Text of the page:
Abies balsamea 'Nana'

Abies balsamea 'Nana'

Monday, September 7, 2015

A Hidden Gem on the Oregon Coast

A slightly blurry phone picture of the sign on the gate leading to the public loop through the garden.
Secluded near the small town of Yachats, there is a garden that enjoys the benevolent climate of the Oregon Coast, mild even by the standards of the Pacific Northwest. It is a garden full of hidden treasures and magnificent plant specimens not commonly found in this part of the world. The garden is the creation of Jim and Janice Gerdemann, and it is now known as the Gerdemann Botanic Preserve. The following is a brief history of the garden, kindly provided by Kate Bryant:

"The Gerdemann Botanical Preserve

In 1981, Jim and Janice Gerdemann purchased an acre of property on the edge of the Siuslaw National Forest in Yachats. Thickly forested with spruce and hemlock, but on a sloped site adjacent to the ocean, it was the perfect place to test the hardiness of rare and unusual plants from all over the world.

For almost thirty years, Jim (a retired University of Illinois plant pathology professor) and Janice (a retired teacher) collected and planted unusual specimens — most of which they grew from seed -- on the wooded hillside with its myriad microclimates. Over the years, the site grew into a unique, 3.5-acre, richly-planted botanical preserve. The Gerdemann’s world travels, as well as Jim’s research into mycorrhizal fungi, informed their intense interest in growing seemingly challenging plants and helped them succeed with plants often deemed tender. Today, the Preserve contains over 1000 unusual plants, from southern hemisphere shrubs and trees to significant collections of magnolia, camellia, and rhododendron species and hybrids -- including Jim's hand-crossed tropical vireya rhododendrons, in a glasshouse -- all nestled amid a vibrant native coastal habitat.

In 2008, the property was purchased by Jerry and Kathleen Sand, who shepherded the garden with care for eight years. As of the summer of 2015, the property is under the care of Andreea Ghety. Plans are being developed to increase the garden’s accessibility to visitors; meantime, many beautiful plants can be enjoyed while wandering the public footpath leading from the road to the entrance to the Siuslaw National Forest."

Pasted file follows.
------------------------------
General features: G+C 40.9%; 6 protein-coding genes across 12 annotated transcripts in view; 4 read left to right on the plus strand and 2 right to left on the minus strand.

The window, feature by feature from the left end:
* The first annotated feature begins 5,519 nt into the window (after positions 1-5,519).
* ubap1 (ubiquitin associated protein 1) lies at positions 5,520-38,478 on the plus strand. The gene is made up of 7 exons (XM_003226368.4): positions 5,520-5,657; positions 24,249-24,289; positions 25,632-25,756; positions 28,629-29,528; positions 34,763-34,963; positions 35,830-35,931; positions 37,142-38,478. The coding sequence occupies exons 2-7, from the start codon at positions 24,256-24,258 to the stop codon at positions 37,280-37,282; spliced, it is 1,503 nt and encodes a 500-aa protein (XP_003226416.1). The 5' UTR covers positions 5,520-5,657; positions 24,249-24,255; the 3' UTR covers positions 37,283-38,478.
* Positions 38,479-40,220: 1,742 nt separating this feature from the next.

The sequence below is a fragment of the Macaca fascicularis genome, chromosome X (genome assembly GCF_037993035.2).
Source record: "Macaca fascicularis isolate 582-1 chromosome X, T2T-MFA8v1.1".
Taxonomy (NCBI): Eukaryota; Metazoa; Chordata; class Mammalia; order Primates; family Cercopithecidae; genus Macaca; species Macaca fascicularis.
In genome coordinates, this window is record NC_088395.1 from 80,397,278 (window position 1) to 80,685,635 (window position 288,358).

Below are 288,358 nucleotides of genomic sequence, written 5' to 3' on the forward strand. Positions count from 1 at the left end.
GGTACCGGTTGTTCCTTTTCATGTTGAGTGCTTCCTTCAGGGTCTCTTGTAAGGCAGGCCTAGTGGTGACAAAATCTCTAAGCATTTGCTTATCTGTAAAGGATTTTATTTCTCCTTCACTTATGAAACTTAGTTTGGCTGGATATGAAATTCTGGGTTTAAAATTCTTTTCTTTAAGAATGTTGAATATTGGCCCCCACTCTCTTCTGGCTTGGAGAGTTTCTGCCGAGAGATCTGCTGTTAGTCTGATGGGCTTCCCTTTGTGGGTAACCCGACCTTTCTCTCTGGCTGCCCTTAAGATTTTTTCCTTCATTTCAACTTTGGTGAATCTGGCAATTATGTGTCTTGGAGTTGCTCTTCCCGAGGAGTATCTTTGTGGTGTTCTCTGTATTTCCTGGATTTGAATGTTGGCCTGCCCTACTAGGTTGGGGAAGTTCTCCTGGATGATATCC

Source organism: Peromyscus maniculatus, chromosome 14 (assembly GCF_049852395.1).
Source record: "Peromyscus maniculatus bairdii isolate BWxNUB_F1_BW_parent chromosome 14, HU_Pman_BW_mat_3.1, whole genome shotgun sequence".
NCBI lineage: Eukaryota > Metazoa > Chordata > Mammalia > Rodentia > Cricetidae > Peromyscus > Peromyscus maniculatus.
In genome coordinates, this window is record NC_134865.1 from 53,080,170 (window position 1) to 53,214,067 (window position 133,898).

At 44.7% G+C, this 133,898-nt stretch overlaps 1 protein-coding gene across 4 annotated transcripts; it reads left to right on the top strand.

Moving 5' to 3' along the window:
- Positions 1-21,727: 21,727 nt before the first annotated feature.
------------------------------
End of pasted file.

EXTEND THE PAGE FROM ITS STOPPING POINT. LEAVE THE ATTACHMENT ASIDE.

- Kate Bryant
A map of the garden, filled with meticulous detail, hangs on the wall of  Andreea's house
In August, garden writer and all-around amazing person, Kate Bryant, gathered a group of plant-crazed individuals to help provide some maintenance for the garden. I was thrilled to join in on the fun. Not only did I get to see a garden I've wanted to visit for years, I actually got to work in it! A work party in a place like this is essentially an excuse to explore off the path and really delve into the treasures this garden has to offer. The weather was absolutely gorgeous. This was before our recent rains, when much of the Pacific Northwest was mired in a thick haze of smoke and the sun shown red over Portland. The air was marvelously cool and moist at the beach, the only haze a bit of oceanic humidity that promised the usual coastal fog come morning. The sky was actually blue instead of brown! I could breathe freely, I wasn't sweating from the heat, and I was in a garden that promised to surpass even my fantasies, surrounded by equally plant-obsessed individuals. I was positively giddy, nearly to the point of running around like a hyper-active dog kept in a kennel all day. So many distractions, so much to see! Ooh, what's that?

Tropaeolum speciosum mingles with a fuchsia (and just about everything else in the garden).
(Note: I've tried to keep the photos in this post smaller than usual to reduce scrolling, but you can see larger versions by clicking on a photo. Then you can also go through just the photos and skip my effusive prose.)
HOT pink new growth on a rhododendron.
Of course I did some actual work, too. Luckily, much of the work that needs to be done at the garden is pruning, my favorite! As is the case with many gardens created by true plant lovers, many areas of the garden have become overgrown and need some special attention to bring the exuberant plants back under control. One of my many desires is to see the rhododendron forests of the Himalayas and China, so I enjoyed walking under the canopy of rhododendrons that covers much of the garden. The Gerdemann Botanic Preserve is perhaps one of the best places to see the big-leaved rhododendrons of the subsections Falconera and Grandia in the United States. Even the Rhododendron Species Botanic Garden cannot claim as large of specimens of these impressive plants.
A big-leaved rhody rises from the surrounding canopy, with silver tomentum flashing in the sun.